Mrs. Tiernan, who was slightly burned in an automobile accident about a month ago, had rented her apartment at 3525 Broadway and had intended to go to her ranch near Joplin, Mo., in a few months.

Miss Virginia Owens, the second victim of the fire, never fully recovered consciousness. Miss Owens was the daughter of Joseph J. Owens, a real estate dealer of 404 South Spring street, Independence. Miss Owens willingly sacrificed her life in order to save the lives of those in danger as she was in the rear hall of the academy when the fire started and rushed forward and tried to extinguish the flames which enveloped the other girls. In this manner she was burned.

The burial of Miss Owens will take place Tuesday morning at 10 o'clock. The funeral will be from St. Mary's Catholic church, of which the deceased was a communicant. Miss Owens was the youngest child and for the past two years had been attending the Lorreto academy in Kansas City. Mrs. Owens, mother of the girl, was informed yesterday morning of the accident and told of the death of her daughter.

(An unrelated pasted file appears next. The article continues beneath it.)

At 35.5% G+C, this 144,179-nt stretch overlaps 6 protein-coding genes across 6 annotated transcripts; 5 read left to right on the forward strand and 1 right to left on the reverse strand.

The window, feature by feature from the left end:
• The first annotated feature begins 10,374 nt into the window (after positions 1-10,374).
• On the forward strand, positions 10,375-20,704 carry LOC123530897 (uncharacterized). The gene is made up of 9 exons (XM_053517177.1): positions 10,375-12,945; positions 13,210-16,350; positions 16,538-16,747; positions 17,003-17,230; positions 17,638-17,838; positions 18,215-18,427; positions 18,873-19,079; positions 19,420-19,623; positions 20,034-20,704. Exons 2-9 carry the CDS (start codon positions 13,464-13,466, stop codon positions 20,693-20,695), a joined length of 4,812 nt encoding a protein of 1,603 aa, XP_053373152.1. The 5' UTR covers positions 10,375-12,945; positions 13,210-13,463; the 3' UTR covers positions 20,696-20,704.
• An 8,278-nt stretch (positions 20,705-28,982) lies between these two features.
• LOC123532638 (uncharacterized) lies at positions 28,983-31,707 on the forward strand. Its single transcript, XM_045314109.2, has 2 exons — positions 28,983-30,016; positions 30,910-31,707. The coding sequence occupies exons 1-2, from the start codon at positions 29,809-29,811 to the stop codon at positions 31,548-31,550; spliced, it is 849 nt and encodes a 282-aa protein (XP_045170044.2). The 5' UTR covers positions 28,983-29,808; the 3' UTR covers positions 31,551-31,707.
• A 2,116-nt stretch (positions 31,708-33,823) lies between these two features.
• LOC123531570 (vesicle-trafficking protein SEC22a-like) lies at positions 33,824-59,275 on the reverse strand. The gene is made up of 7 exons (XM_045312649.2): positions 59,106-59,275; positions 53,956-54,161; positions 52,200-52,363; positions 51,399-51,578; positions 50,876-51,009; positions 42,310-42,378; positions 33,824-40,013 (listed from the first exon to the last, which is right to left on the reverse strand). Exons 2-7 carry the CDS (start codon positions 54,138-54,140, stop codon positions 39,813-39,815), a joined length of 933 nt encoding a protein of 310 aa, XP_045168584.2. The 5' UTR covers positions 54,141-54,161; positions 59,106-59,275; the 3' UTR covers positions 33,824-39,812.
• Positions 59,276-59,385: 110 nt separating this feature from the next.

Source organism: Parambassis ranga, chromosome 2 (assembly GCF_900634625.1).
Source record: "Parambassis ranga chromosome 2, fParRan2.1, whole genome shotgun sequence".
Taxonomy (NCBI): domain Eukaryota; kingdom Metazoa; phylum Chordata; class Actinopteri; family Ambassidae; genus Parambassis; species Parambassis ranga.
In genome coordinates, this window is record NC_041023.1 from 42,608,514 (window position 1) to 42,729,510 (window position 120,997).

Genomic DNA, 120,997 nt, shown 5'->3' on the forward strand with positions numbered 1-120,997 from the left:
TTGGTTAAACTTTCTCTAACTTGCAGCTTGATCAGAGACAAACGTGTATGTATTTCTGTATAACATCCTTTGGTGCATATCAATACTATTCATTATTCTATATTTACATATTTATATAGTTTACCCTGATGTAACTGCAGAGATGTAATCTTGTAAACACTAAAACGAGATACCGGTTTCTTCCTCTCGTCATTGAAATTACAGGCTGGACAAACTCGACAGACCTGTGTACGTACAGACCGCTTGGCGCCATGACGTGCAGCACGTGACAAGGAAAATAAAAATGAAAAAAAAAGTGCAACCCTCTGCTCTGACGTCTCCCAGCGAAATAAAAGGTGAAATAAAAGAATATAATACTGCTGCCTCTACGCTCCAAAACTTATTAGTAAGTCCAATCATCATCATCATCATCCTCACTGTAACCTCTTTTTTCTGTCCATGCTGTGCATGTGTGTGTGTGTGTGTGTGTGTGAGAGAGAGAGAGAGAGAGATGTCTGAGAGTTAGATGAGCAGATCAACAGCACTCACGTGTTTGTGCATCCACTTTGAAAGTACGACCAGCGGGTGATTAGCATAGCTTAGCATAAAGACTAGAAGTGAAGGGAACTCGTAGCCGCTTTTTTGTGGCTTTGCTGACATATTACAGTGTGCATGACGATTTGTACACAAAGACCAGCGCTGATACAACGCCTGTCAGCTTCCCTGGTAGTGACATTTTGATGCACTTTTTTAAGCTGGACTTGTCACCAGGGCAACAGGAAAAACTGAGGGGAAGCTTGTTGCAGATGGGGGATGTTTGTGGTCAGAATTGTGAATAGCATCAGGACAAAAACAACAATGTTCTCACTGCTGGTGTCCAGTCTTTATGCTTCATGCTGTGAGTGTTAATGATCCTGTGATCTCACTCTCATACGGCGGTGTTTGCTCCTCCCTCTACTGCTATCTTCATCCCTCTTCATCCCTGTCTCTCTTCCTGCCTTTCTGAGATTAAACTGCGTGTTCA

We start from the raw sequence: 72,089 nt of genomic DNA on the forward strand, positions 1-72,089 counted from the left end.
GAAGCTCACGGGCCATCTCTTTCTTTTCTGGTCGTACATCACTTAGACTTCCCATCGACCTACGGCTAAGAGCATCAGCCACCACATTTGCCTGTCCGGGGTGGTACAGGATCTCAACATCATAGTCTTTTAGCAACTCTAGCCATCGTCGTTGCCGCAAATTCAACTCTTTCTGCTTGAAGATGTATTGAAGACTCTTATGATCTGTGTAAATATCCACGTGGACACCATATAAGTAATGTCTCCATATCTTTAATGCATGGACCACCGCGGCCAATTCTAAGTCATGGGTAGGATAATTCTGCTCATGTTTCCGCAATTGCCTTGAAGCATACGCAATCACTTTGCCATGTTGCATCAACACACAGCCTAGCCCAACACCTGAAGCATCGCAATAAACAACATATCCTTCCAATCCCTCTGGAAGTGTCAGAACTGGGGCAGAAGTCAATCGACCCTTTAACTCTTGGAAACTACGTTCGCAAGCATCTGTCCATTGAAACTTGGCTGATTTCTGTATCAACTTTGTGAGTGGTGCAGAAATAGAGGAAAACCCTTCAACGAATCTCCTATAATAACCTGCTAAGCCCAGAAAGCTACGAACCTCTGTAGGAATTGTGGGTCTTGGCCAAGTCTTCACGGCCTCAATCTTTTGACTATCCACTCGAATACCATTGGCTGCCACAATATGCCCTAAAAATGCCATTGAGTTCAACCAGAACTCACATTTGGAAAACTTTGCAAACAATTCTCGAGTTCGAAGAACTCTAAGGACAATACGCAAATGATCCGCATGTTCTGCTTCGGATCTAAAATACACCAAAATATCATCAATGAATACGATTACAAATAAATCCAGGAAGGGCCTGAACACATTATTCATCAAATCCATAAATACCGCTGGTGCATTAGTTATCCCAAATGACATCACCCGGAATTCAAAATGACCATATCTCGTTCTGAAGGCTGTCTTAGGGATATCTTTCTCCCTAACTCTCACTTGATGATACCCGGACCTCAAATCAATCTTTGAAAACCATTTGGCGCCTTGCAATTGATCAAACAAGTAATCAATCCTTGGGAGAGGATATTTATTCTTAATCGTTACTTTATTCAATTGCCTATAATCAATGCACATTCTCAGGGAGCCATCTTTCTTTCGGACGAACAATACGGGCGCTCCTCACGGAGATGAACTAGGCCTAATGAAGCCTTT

While Mrs. Owens was aware that her daughter had been burned, the fatal ending was not made known to her until yesterday morning, owing to her ill health. the shock of the news prostrated her, and for this reason the funeral of the unfortunate girl was placed for Tuesday, in the hope that the bereaved mother might be able to attend.

Mr. Owens, the father of the girl, is a retired capitalist, and was with her shortly after the accident took place, but kept from his wife the possible consequence of the accident.